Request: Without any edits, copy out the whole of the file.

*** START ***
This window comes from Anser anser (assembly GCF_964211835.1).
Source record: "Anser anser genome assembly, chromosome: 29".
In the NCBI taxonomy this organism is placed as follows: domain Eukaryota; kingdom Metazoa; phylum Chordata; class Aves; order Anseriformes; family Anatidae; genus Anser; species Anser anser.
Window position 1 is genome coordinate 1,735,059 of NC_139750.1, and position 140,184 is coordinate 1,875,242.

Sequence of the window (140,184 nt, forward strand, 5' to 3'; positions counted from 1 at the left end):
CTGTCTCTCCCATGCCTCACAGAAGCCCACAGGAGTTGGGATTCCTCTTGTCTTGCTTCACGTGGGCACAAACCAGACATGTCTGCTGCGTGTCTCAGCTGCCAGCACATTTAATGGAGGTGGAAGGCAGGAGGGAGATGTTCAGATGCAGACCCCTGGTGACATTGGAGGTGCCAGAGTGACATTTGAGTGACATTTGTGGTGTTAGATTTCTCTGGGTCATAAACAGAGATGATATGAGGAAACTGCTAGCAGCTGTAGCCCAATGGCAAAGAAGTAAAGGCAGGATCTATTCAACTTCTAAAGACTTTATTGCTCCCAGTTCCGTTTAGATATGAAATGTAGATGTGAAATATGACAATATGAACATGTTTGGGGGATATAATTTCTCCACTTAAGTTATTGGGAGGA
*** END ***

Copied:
This window comes from Anser anser (assembly GCF_964211835.1).
Source record: "Anser anser genome assembly, chromosome: 29".
In the NCBI taxonomy this organism is placed as follows: domain Eukaryota; kingdom Metazoa; phylum Chordata; class Aves; order Anseriformes; family Anatidae; genus Anser; species Anser anser.
Window position 1 is genome coordinate 1,735,059 of NC_139750.1, and position 140,184 is coordinate 1,875,242.

Sequence of the window (140,184 nt, forward strand, 5' to 3'; positions counted from 1 at the left end):
CTGTCTCTCCCATGCCTCACAGAAGCCCACAGGAGTTGGGATTCCTCTTGTCTTGCTTCACGTGGGCACAAACCAGACATGTCTGCTGCGTGTCTCAGCTGCCAGCACATTTAATGGAGGTGGAAGGCAGGAGGGAGATGTTCAGATGCAGACCCCTGGTGACATTGGAGGTGCCAGAGTGACATTTGAGTGACATTTGTGGTGTTAGATTTCTCTGGGTCATAAACAGAGATGATATGAGGAAACTGCTAGCAGCTGTAGCCCAATGGCAAAGAAGTAAAGGCAGGATCTATTCAACTTCTAAAGACTTTATTGCTCCCAGTTCCGTTTAGATATGAAATGTAGATGTGAAATATGACAATATGAACATGTTTGGGGGATATAATTTCTCCACTTAAGTTATTGGGAGGA